|Jul-04-02|| ||morphynoman: What a game!! 12... gxf5 13. Nxe6!! fxe6 14. Bh5+ Kf8 15. Bh6+ Kg8 16. Qg4+!! fxg4 17. Bf7 mat!
And what about 21... Rxe2!! |
|Feb-01-04|| ||capanegra: This is a great game, with a beautiful attack and counter-attack. It is also worth mentioning that if 13…♙f5x♘e4 14.♙e6x♙f7+ ♔f8 15.♘e6#.
But there is something I don’t get it. If Spielmann’s attack in the opening was sparkling as the books say, then why did he lose? I think the key moment is at move 19, when white has sacrificed a rook, but enjailed black’s queen. After that, Eliskases iniciates a tremendous counter-attack and knocks his opponent out. So, is all over for white at move 19, thus he should never have reached that position? Was the error committed when he lost time trying to capture the queen with 15.♙a4 and 16.♙a5? Or was he just bluffing? |
|Feb-01-04|| ||Catfriend: Nice! In fact, a trapped queen... hmmm.... Well, a pearl in my coll.|
I'm sorry for the scepticism, but I feel white's attack, though beautiful, isn't 100% correct
|Feb-01-04|| ||Sneaky: Catfriend, check out a famous trapped-queen encounter: Fischer vs Reshevsky, 1958|
|Feb-01-04|| ||Calli: "Was the error committed when he lost time trying to capture the queen with 15.a4 and 16.a5?"|
Yes, I think so. 15.Rxf5! would seem to be more in the spirit of the attack than 15.a4?
|Feb-04-04|| ||capanegra: <Calli> 15.Rxf5, very nice move! Yes, that seems to be the way...and tell me, how would you continue if 15...Nf8 or 15...c5? |
|Feb-04-04|| ||Calli: Probably cannot analyze such a position to the end, but after c5 white would continue Ng7+ and Rf2 (to block the diagonal). Now the d pawn is protected because if cxd4 then Qxd4!. This works because if QxQ, he has the Ne6 fork. Anyway, my point being that Spielmann would be at home in such a situation. |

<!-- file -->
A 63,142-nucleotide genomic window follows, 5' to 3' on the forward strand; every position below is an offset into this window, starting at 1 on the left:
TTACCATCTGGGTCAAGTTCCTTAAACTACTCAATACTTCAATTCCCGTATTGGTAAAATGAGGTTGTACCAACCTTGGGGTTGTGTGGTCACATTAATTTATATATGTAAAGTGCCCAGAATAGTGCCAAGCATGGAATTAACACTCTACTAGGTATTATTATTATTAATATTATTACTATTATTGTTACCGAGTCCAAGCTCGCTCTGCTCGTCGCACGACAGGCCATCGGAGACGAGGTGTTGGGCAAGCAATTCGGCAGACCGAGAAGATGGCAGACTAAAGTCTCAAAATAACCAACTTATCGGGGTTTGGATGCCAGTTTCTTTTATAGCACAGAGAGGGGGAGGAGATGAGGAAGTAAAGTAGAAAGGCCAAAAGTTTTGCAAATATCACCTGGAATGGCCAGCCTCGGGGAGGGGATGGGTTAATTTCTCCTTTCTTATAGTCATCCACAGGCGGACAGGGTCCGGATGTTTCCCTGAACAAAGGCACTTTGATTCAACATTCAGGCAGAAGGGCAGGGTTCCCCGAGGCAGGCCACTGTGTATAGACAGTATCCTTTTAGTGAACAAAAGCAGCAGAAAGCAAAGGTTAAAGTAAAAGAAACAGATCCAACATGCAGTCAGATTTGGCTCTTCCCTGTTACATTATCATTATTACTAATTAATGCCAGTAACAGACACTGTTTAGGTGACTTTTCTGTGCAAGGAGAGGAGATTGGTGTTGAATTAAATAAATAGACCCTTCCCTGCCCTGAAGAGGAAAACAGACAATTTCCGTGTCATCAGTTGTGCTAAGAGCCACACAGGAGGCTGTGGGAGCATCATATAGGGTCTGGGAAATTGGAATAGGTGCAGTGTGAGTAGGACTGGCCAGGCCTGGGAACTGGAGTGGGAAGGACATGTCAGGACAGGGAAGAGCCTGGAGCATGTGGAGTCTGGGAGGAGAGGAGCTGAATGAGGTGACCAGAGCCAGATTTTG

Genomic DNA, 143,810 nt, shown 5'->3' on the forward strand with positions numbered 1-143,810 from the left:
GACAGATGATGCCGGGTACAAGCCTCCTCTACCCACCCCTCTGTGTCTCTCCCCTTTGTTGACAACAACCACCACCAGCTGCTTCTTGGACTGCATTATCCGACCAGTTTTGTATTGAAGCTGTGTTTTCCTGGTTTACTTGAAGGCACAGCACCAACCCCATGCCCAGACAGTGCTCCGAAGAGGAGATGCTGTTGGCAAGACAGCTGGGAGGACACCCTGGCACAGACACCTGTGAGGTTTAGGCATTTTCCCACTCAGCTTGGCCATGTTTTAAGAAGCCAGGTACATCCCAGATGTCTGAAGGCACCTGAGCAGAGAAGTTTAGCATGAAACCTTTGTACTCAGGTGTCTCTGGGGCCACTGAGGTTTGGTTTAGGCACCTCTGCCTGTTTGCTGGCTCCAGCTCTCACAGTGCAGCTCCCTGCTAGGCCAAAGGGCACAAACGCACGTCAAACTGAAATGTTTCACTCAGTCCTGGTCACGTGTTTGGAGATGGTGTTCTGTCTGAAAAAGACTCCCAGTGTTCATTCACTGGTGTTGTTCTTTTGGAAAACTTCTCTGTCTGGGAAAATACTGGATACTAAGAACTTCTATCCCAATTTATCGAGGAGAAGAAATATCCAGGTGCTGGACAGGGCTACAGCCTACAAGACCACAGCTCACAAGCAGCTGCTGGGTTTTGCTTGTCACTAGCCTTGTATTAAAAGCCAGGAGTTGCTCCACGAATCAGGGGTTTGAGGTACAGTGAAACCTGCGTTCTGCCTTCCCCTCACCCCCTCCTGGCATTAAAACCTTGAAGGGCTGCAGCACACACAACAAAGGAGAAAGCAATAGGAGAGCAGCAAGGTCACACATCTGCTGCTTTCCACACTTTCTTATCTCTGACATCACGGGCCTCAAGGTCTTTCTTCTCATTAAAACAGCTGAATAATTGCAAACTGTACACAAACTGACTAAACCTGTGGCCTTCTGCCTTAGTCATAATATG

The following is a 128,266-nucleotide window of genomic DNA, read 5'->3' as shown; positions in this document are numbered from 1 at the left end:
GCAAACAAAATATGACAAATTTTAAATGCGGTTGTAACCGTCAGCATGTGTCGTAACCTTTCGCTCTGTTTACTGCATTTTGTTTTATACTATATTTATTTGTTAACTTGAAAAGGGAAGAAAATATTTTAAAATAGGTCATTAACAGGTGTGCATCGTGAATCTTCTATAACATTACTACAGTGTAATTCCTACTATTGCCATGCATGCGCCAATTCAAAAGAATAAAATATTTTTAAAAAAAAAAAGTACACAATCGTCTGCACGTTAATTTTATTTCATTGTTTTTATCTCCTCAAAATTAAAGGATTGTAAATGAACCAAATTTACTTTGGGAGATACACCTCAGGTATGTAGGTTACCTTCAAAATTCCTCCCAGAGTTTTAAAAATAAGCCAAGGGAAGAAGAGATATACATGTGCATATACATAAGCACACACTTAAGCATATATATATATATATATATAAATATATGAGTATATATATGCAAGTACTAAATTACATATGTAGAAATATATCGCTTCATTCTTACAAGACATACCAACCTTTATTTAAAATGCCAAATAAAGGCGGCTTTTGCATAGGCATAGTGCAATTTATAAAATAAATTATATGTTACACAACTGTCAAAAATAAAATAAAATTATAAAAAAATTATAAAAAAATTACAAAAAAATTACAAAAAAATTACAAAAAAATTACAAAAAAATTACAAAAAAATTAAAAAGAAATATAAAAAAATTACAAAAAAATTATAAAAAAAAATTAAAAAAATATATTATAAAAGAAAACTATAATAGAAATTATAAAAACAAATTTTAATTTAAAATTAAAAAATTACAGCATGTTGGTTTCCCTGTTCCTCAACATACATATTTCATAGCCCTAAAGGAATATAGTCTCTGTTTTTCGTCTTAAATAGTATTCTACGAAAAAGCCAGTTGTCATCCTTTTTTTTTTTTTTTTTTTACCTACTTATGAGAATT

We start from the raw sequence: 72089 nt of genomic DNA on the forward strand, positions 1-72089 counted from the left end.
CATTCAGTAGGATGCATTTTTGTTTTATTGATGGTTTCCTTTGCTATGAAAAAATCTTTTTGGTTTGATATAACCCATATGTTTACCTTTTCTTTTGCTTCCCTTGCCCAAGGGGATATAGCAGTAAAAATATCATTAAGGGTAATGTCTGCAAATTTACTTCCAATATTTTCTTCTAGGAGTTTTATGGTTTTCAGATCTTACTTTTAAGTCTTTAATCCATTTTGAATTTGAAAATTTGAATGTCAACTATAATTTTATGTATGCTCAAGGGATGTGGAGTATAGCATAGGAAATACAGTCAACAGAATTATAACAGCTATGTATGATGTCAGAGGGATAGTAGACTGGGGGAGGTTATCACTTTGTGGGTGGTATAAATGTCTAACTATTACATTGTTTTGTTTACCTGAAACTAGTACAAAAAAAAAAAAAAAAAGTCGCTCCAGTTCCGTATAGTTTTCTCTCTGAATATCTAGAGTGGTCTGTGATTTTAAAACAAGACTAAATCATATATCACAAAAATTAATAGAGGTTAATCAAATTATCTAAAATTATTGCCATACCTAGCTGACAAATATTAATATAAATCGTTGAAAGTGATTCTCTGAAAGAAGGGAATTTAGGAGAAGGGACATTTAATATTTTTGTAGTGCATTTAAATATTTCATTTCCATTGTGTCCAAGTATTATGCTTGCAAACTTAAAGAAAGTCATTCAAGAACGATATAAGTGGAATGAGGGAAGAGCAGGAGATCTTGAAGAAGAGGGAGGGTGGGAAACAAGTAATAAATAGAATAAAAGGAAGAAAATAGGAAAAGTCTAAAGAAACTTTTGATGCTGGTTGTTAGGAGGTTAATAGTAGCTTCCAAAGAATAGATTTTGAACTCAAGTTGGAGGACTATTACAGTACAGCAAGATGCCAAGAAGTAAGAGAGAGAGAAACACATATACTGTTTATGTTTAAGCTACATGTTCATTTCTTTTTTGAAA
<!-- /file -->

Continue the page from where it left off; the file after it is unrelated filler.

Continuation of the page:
|Nov-03-04|| ||aw1988: I think they were drunk while conducting this brilliancy. They were drinking numerous kegs of XX. |
|Nov-13-05|| ||Autoreparaturwerkbau: Brillant game. Short but intense.|
|Jan-14-07|| ||Brown: Spielmann here plays the Geller Gambit by transposition, without an early a4, many years before its namesake came on the scene. In Geller's style, Spielmann would have done better by playing 11.Bh5 or 11.a4|
|Mar-03-07|| ||DWINS: <Calli> and <capanegra>, Reuben Fine says that if 15.Rxf5!? c5! wins for Black.|
I ran this position through Junior 6 and Junior gave Black an advantage of 0.85 after 16.Ng7+ Kd8 17.Rf2 Kc8 18.a4
I'm not sure that this is a win as Fine claims but it does seem to indicate that Black is better.
However, in over the board play, you are probably correct that Spielmann would have liked such a position.
|Apr-04-09|| ||Brown: Unbelievably, there may be at least a draw and maybe a win <!!!> found for white after <20.Ng5+ Bxg5 21.Bxg5 Rae8 22.Rf1+ Kg7 23.Qh4 h5 24.Bf6+ Nxf6 25.Qxf6 Kh7 <..Kh6 26.Rf5!>> with perpetual.|
Stopping at this position, we see that black's king has only two defenders - two rooks - while white has a rook, bishop and queen in the attack. Black will need a move or two to bring the bishop and queen to the aid of the king or into some sort of counter-attack, namely with ..c5. So white could venture, after the above line with..